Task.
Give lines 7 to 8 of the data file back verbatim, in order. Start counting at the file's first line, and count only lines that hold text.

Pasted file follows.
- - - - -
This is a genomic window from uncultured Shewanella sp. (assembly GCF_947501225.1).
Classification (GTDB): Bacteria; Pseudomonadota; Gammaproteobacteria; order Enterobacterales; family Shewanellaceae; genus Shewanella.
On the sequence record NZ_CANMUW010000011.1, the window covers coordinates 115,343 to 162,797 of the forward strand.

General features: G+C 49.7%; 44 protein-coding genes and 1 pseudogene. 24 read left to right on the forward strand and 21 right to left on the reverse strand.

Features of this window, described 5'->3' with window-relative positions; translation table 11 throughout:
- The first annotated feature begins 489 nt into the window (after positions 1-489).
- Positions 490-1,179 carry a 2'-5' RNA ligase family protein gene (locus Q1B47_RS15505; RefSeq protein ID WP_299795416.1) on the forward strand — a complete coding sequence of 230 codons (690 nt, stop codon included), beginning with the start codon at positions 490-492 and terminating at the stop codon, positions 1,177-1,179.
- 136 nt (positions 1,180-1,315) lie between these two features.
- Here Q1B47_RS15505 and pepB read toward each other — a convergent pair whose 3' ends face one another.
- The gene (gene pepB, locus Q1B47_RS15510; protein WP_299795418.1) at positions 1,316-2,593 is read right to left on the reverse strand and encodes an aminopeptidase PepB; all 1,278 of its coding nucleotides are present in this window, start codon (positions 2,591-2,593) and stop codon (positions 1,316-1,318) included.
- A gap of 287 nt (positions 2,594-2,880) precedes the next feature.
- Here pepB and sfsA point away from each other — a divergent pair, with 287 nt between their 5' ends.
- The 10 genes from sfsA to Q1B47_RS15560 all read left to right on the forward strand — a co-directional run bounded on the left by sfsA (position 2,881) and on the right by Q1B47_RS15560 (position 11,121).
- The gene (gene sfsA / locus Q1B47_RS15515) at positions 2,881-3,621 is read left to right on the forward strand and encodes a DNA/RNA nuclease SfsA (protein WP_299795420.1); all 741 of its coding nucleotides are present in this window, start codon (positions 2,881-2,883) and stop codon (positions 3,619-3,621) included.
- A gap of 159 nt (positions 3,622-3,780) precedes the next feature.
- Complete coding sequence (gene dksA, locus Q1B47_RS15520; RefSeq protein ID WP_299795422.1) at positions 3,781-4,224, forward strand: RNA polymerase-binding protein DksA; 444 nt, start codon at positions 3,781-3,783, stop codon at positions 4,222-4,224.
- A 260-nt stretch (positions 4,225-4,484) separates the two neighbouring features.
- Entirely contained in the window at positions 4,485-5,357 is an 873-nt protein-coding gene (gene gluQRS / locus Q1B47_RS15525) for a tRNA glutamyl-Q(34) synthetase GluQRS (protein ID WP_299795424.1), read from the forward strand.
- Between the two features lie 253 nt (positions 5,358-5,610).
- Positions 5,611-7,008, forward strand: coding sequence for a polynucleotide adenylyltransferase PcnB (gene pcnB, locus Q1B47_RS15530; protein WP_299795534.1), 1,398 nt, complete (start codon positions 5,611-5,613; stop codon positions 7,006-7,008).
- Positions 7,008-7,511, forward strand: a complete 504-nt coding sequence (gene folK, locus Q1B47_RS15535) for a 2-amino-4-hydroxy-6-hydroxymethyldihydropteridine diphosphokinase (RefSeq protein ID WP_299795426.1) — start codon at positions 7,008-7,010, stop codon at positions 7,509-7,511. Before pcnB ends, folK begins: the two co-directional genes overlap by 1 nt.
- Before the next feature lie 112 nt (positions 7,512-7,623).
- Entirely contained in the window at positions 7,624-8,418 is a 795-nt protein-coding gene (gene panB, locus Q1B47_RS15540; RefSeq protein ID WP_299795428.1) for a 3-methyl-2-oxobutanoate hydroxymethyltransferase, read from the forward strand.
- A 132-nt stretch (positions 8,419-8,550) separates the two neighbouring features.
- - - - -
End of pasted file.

- Positions 490-1,179 carry a 2'-5' RNA ligase family protein gene (locus Q1B47_RS15505; RefSeq protein ID WP_299795416.1) on the forward strand — a complete coding sequence of 230 codons (690 nt, stop codon included), beginning with the start codon at positions 490-492 and terminating at the stop codon, positions 1,177-1,179.
- 136 nt (positions 1,180-1,315) lie between these two features.